This paper examines the potential effects of the lack of diversity in children’s books on young readers, with an emphasis on the Latine/o/a/x community. Utilizing personal experience, market statistics, case studies, and educational research, this paper provides a holistic understanding of the sociological and psychological damage that can be caused when children do not see themselves positively represented in the media they consume. Whether through a complete lack of representation, negative stereotypes, or issues of authenticity, this paper explores why and how these issues directly impact a child’s self-esteem. In an effort to combat this issue and create substantive change, potential solutions are suggested and encouraged to readers from all walks of life.
The aim of this Special Issue is to facilitate environmental decision making by considering the natural environment, as well as social, political, economic, and governance issues [...]
The concept of ecology with cities calls for a broader scope of pedagogical and participatory research tools for engagement with and action on urban environmental issues. Projects that take an ecology with cities approach can provide gateways for diverse audiences, including students, teachers, community members, and scientists, to participate in urban ecology, thus serving as a potential steppingstone for further engagement. While there is increasing research on the value of participatory approaches for increasing ecological literacy (e.g. citizen science), less has been written on the collaborative process of such experiences, in particular the social aspects of projects that can enable the most successful outcomes and/or lessons learned. This paper describes a collaborative research project that engaged undergraduate students and community outreach staff of an urban nonprofit organization to better understand social uses and values associated with a small public park located on the Harlem River in New York City. We explore the outcomes of the project both for students and nonprofit staff and provide recommendations for educators interested in using a pedagogy of social-ecological collaborations in urban contexts. We believe that such an approach can help to prepare future generations of environmental researchers and practitioners to engage with others for an ecology with cities.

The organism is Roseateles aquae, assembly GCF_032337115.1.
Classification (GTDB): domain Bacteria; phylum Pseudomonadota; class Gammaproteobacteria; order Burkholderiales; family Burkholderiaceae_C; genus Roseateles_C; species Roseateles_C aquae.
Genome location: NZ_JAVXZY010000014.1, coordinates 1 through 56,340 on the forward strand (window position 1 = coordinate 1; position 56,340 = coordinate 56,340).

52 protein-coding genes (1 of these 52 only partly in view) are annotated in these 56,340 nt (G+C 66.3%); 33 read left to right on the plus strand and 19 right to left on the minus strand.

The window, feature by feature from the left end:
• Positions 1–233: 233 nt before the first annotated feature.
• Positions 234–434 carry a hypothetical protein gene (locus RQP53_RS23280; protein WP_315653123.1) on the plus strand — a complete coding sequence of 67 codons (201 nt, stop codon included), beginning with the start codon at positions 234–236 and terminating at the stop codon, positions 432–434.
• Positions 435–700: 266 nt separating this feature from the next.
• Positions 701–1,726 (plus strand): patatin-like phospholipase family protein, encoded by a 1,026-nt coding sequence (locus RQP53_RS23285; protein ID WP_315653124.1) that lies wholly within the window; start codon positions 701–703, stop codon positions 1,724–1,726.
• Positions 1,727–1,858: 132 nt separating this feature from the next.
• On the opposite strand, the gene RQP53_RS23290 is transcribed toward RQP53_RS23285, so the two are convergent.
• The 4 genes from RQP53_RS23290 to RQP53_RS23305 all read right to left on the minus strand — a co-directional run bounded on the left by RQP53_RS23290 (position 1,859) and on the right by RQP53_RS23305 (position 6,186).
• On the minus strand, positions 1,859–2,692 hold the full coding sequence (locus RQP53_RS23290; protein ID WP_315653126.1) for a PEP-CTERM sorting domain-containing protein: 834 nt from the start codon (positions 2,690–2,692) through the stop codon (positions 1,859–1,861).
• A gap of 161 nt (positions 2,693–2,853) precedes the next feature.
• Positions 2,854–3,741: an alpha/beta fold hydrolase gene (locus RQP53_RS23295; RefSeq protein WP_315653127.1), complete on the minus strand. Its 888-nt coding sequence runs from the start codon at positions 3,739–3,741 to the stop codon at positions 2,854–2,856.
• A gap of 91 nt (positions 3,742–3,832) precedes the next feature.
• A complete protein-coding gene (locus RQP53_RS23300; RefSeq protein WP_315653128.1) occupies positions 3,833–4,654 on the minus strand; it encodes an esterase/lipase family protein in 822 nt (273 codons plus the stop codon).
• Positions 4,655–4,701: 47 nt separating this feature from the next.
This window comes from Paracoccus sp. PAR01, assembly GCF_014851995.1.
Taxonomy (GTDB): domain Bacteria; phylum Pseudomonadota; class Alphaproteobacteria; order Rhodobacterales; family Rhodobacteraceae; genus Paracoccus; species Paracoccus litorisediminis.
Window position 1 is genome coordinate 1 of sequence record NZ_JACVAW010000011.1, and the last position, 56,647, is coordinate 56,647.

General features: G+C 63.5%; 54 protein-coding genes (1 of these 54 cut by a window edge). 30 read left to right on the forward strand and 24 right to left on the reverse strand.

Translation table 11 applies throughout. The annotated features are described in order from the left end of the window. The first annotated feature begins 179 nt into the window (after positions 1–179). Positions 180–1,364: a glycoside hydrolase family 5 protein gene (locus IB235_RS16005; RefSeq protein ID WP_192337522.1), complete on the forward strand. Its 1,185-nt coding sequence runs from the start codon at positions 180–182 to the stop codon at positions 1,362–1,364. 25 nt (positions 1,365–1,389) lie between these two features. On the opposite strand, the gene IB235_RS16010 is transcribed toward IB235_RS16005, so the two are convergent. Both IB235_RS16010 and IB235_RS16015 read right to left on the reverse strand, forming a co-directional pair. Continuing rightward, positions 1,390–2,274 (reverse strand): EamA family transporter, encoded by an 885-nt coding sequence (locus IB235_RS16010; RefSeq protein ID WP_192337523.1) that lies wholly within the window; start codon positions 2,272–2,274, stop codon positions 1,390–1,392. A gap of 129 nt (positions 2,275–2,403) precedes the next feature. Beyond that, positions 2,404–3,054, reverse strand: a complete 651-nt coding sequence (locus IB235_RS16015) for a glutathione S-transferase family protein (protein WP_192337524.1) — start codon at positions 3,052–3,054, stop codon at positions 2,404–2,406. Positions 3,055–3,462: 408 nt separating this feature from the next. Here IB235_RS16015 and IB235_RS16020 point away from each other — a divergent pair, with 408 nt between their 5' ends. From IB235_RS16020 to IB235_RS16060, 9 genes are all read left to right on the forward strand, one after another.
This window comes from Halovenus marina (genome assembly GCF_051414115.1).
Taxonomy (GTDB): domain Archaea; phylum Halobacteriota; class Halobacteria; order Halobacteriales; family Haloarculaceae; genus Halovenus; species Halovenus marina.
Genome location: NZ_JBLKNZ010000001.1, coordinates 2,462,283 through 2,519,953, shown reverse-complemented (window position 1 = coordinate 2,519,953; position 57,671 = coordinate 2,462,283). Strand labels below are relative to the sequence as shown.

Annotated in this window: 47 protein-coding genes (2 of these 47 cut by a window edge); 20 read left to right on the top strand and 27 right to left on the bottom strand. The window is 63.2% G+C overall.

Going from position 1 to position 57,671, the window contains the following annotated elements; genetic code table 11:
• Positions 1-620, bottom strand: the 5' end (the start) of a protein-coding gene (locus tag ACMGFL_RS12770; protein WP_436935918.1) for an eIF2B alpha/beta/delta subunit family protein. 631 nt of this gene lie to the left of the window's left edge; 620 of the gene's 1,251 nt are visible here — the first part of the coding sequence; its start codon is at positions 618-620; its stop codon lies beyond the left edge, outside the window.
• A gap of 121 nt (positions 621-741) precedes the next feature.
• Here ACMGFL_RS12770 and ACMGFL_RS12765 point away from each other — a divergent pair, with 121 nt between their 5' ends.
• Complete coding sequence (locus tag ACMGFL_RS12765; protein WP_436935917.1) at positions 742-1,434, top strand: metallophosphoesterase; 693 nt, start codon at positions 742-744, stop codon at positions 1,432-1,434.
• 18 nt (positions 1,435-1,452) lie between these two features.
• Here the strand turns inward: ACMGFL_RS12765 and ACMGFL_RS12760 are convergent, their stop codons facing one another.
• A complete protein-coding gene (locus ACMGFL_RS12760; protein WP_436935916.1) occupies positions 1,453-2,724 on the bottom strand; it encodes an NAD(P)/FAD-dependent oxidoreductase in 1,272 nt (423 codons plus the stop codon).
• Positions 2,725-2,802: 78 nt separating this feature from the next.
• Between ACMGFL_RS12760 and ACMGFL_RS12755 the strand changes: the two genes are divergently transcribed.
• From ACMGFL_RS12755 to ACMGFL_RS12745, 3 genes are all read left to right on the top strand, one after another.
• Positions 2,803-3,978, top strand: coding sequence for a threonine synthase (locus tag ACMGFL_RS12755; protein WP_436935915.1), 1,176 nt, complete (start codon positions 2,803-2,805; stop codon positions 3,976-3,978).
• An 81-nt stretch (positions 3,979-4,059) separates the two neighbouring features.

Resource scarcity is a powerful construct in social sciences. However, explanations about how resources influence overall well‐being are difficult to generalize since much of the research on scarcity focuses on relatively affluent marketplace conditions, limiting its usefulness to large segments of the global population living in poverty. Conversely, poverty research provides cultural insights into resource deprivation, yet it stops short of explaining the systematic variation of scarce resources among impoverished individuals. To bridge these intellectual silos and advance a deeper understanding of scarcity, we integrate resource scarcity research, which builds upon a psychological tradition to understand various forms of everyday deprivation, with poverty research, which builds upon a sociological tradition to understand extreme and enduring deprivation. We propose a novel framework that integrates the concept of consumption adequacy and clarifies resource scarcity’s forms, intensity, duration, and dynamic trajectories. We leverage this framework to generate a research agenda and we propose ways to stimulate dialogue among scarcity and poverty scholars, policymakers, and organizations to help inform impoverished life circumstances and generate effective solutions.